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Cell Symposia: Chemical biology in drugging the undrugged
December 2–4, 2024 | San Francisco, CA, USA

Drug development over the past few decades has benefited the basic research community by generating new chemical and biological probes that have had a huge impact on regulating many biological processes and understanding disease mechanisms. This progress has even led to several clinically approved anti-cancer drugs for some challenging targets once considered undruggable.

One notable example that has made significant strides in the field of oncology is the recent development of the covalent and non-covalent inhibitors of cancer-causing KRAS mutations. Despite these noteworthy successes, many disease-associated targets are difficult to drug, and pharmacological modulation of these intractable targets remains challenging in drug development.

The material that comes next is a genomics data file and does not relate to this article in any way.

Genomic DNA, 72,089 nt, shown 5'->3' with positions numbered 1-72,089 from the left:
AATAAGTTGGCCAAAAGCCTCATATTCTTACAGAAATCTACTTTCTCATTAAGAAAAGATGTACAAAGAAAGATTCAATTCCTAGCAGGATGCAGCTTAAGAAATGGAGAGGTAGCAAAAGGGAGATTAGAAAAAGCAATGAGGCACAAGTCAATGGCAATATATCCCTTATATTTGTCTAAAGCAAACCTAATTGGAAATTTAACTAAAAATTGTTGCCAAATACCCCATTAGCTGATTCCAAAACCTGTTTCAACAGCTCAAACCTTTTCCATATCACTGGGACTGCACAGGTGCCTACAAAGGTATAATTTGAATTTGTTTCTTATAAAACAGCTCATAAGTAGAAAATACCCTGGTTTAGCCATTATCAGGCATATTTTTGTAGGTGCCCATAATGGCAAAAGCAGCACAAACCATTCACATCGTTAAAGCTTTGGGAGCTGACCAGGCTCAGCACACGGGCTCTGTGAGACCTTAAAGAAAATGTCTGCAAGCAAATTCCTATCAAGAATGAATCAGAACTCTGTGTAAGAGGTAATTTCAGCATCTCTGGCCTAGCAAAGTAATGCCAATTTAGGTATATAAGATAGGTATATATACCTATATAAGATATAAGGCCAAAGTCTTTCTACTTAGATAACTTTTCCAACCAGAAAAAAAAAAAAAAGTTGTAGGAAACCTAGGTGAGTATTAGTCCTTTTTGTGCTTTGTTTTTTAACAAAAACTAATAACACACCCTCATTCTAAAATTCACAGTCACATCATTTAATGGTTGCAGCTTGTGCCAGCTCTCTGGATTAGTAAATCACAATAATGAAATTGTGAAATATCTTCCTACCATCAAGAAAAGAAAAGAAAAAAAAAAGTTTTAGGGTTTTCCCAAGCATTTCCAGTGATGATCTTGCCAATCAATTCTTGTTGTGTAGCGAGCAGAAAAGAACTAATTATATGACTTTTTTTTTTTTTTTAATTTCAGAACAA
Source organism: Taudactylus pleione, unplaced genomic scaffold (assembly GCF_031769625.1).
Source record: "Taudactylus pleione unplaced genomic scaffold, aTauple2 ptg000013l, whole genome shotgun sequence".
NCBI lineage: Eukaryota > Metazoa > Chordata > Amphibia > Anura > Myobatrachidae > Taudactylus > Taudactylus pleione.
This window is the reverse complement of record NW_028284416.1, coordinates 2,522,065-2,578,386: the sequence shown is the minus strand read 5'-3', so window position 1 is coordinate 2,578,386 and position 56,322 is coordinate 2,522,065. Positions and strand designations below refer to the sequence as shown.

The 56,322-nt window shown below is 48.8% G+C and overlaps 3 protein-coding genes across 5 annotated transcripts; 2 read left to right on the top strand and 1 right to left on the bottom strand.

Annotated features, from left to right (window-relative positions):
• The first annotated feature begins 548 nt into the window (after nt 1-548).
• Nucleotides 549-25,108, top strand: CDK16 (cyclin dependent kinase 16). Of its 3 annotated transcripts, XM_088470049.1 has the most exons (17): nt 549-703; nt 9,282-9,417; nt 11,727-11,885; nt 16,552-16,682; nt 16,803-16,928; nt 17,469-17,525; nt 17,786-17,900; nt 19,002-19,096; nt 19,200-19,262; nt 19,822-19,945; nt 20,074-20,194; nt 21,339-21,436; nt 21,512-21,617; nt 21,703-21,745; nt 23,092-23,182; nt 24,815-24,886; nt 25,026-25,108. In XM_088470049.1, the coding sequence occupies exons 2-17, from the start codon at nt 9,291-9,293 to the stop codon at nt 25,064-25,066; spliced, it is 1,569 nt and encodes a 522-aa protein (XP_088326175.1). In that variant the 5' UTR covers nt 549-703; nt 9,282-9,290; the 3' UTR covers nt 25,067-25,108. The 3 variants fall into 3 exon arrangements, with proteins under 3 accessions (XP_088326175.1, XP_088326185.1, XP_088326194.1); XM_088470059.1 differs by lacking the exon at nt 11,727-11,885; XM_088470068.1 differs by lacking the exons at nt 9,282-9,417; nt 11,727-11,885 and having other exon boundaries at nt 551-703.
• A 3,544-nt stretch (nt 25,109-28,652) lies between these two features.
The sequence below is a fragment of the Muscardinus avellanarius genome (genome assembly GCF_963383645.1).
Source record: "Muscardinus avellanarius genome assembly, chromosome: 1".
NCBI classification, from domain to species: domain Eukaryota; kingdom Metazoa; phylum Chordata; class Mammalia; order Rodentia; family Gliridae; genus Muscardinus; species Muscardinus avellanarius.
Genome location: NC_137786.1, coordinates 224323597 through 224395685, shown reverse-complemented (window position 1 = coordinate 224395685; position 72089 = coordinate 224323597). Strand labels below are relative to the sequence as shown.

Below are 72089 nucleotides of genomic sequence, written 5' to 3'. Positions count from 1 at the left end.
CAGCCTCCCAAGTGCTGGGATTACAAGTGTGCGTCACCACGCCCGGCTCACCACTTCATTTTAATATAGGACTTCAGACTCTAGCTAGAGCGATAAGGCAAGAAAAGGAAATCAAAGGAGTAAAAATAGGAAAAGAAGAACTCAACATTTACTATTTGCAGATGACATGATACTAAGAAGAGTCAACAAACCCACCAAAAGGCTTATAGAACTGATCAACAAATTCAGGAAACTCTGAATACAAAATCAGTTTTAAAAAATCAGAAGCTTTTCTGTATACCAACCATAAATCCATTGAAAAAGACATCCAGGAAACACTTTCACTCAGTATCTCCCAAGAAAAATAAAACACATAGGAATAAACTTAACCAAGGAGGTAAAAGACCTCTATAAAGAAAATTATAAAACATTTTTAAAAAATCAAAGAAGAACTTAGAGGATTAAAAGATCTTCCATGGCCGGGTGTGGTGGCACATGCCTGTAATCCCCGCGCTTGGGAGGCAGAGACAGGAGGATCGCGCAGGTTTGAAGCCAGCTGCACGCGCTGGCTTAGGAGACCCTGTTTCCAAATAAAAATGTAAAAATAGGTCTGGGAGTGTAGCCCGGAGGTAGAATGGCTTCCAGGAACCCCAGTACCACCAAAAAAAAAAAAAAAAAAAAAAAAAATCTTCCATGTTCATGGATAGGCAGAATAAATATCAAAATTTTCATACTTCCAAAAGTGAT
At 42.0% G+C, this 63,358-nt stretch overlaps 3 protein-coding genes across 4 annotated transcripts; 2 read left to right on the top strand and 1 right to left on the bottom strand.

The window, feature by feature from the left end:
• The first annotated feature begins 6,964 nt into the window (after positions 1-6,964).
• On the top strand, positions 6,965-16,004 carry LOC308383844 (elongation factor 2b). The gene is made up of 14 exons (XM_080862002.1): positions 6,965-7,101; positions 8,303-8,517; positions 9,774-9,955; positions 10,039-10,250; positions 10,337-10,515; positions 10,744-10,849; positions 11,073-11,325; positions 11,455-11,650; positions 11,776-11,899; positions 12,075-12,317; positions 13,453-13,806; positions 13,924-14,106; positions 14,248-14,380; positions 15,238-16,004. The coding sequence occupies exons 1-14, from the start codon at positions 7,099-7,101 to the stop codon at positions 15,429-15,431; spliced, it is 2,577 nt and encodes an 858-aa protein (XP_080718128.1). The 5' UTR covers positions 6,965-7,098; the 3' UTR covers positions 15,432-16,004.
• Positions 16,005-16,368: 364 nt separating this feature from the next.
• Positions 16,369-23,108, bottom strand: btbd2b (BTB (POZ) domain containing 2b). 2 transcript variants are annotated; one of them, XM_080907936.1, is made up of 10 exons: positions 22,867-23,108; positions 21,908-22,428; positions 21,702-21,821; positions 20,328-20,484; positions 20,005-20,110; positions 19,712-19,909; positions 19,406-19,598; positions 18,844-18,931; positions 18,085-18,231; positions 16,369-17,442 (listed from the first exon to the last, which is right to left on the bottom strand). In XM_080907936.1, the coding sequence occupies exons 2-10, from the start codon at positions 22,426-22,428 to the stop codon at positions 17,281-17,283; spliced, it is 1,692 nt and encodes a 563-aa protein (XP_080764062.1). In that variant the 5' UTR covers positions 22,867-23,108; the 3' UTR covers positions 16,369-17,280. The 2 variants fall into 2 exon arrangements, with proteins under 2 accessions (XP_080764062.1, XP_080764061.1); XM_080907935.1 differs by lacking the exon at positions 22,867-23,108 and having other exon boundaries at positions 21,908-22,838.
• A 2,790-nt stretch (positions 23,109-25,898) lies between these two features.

Advances in chemical and biological tools have expanded the horizons and enabled the targeting of molecular programs, cellular components, and phenotypes that were once thought unattainable. Rather than considering these targets undruggable, it would be beneficial to adopt a perspective that considers them areas of biology merely “not yet drugged.” This shift in mindset has the potential to significantly impact both basic biological investigations and therapeutics development, opening up new avenues for research and the discovery of novel treatments.

In this Cell Symposium, we aim to highlight this shift in the field and bring together researchers from diverse disciplines to discuss the current state of and future opportunities in the chemical-biology-medicine continuum, with a goal of advancing drug discovery and development.

We hope you can join us in San Francisco to contribute to transformative advances in the following topics of chemical biology.

Topics include:

  • Expanding the druggable proteome
  • Emerging proximity-based drug discovery
  • Immuno-oncology: targeting tumor microenvironment
  • Nucleic-acid-based therapeutics
  • Chembiol tools: biosensors and biological imaging



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